Why was it affecting him so much?  Why couldn't he sleep?  Why couldn't he eat?  Why couldn't he focus on anything without his mind inevitably wandering to that marked mound of snow, high on the top of Mount Black?  For that matter, why was all his energy focused on the impossible? 

It was so unlike him, to be distracted like this.  He was always focused, always intent on his goals.  It was that very single-mindedness that had served him so well over the course of his thirteen years, that had driven him to ignore the call of his seishi side for as long as he did, opting instead to stick with his studies, complete the grueling exams before joining his miko.  And, now, what was that single-mindedness doing for him? 

Chiriko sighed, thudding his chin down onto his hands and breathing in the bitter tang of dried ink and old, mildewed pages.  This was where it left him.  Holed up in the Tolan library for hours on end, searching for a thread so small that it barely registered in his mind--and, yet, a thread so important that he found it difficult to think of anything else.  Where had he even heard about the kaisei no mahou?  The exact moment seemed fuzzy and blurred in his mind, like a half-remembered dream, and the more he tried to focus on it, the farther away it slipped.  Who had told him?  Why?  When?  There was nothing.

And, yet, the knowledge itself was as clear as anything else in his mind--clearer, perhaps.  It had first been performed eighty years earlier, following the untimely death of Hokkan-koku's emperor's young son.  The empress had died giving birth to the child, five years earlier, and Heika had never remarried--had never been interested in remarrying.  With the subsequent death of his only child and heir, his advisors had been thrown into a frenzy--he would not remarry, he would not partake in the conception of another heir, and he would not name a successor.  What was there to do?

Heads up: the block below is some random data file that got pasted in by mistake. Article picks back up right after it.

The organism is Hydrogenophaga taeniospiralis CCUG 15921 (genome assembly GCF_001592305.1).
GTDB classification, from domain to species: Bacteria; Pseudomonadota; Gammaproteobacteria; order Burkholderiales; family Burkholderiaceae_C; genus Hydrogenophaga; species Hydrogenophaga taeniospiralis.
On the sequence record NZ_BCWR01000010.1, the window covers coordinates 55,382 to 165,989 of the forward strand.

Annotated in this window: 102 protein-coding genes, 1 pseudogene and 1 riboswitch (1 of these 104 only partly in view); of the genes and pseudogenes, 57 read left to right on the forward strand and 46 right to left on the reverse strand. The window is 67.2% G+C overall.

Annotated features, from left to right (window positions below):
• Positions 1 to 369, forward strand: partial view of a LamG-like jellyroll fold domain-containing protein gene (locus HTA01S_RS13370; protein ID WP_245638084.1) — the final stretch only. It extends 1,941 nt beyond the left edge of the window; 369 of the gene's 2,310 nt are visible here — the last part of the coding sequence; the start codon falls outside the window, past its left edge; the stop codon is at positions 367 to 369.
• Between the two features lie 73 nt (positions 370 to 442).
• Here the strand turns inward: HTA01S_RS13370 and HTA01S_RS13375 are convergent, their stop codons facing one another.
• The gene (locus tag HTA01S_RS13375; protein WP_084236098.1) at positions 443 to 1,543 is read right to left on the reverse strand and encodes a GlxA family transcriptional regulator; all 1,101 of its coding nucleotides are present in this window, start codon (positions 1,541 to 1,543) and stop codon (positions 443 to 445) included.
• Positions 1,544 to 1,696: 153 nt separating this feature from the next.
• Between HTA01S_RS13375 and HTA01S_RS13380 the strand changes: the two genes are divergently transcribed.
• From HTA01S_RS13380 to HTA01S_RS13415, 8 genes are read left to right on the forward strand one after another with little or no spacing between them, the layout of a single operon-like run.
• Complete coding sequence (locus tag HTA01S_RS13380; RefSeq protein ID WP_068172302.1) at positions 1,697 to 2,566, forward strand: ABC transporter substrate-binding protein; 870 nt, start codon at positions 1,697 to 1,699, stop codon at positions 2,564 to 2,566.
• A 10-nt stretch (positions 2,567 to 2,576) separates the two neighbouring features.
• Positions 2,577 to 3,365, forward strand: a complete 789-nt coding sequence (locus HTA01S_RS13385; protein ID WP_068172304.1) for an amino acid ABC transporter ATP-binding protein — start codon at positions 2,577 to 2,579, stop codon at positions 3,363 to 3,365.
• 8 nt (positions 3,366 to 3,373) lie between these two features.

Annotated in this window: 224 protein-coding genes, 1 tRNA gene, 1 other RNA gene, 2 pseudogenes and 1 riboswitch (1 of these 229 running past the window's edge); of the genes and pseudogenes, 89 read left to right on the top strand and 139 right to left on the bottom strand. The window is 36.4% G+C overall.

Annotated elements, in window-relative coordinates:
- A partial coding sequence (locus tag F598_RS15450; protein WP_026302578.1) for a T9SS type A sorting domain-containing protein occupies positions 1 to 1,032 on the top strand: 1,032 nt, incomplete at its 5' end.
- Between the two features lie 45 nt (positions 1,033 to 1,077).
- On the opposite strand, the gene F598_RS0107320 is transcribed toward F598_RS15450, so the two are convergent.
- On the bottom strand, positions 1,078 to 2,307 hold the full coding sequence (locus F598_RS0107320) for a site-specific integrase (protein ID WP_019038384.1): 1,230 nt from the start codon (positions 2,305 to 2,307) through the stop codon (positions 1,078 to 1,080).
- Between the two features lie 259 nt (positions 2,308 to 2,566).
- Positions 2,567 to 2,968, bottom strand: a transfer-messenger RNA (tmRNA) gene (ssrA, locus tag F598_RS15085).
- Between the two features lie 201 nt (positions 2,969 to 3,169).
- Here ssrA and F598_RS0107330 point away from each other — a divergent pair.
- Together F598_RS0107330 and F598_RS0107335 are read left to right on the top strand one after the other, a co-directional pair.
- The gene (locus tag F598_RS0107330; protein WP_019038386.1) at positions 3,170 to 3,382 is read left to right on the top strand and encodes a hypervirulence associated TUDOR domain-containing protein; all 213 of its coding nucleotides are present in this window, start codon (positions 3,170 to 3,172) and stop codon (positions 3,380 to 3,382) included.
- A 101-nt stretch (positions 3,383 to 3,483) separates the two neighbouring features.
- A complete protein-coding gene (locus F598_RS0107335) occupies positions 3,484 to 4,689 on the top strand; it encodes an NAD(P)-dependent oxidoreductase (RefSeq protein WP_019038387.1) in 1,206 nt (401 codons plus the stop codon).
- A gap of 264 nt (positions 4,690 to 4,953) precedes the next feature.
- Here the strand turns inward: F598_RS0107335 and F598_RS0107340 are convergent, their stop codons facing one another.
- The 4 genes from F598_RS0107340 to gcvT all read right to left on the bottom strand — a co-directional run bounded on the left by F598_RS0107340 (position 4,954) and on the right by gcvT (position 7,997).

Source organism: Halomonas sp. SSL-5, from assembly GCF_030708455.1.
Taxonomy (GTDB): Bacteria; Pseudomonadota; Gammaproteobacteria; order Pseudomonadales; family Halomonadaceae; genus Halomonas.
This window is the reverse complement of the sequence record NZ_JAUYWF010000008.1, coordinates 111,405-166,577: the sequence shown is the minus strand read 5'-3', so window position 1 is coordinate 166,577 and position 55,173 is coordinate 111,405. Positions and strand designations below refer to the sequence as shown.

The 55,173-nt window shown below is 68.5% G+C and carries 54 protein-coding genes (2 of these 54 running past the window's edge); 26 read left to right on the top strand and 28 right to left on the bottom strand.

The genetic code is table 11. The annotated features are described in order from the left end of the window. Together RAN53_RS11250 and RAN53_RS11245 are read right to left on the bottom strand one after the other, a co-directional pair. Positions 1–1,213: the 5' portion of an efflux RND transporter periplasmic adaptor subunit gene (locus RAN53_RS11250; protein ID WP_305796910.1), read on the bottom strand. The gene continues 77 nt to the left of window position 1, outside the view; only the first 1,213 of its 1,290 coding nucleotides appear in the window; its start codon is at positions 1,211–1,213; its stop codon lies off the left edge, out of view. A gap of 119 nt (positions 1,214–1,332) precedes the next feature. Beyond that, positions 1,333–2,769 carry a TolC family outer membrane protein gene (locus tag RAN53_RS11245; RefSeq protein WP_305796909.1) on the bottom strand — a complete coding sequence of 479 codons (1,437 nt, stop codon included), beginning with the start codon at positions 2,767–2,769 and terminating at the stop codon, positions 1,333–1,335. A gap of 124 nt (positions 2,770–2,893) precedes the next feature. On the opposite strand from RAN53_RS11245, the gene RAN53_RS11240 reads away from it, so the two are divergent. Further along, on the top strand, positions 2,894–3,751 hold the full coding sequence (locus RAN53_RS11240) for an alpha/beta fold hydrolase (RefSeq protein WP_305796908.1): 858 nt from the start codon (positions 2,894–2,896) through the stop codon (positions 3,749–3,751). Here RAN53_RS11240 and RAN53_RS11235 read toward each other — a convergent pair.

And, then--or so claimed the memory of the story within his mind--a sorcerer had arrived at the palace, claiming to be a master of the arts of kaisei--the arts of resurrection.  Naturally, the advisors had been skeptical of the man's abilities, and even more skeptical of his claims that he would resurrect the emperor's lost son for nothing more than room and board at the palace.  Yet, left with no other choices, the advisors had drawn the boy's body up from the earth, laid it out before the traveler, and then left the man to his own devices.  And, blessed gods, not fifteen minutes later, the boy was alive and awake and smiling, and the sorcerer was leaning against the wall looking drained but pleased.

It had worked.  The boy had been dead...and, then, he had not been dead.

Death is not the end.  There is -still- hope.

He had tried crying.  He had tried acceptance.  He had tried, even, putting thoughts of Nuriko out of his mind, focusing instead on plotting out the route to Sairo, on helping Chichiri to gather the provisions they would be needing.  But, as long as that shred of doubt still lingered in his mind--as long as memory told him that it was possible, that they might be able to bring him back...  Acceptance was impossible.  All that was left to him was this--sitting here on a splintery wooden chair and scanning volume after volume for some mention of kaisei no mahou. 

Realizing that Nuriko was dead was the easy part.  It was getting rid of the hope that was hard.


Fuck.  He needed to get out of here.

Miaka was sleeping--fuckin' great for her--Chiriko was off holed up in the library again, and the rest of 'em were hanging around the inn's common room like a bunch'a old men or somethin', staring at the fire or talking in soft tones or fucking playing cards.  What the hell was wrong with them?  Why'd they wanna stay in here, in a place where Nuriko'd walked and Nuriko'd slept and Nuriko'd lived, instead'a goin' out there and moving on, getting back into action so maybe it wouldn't hurt so much?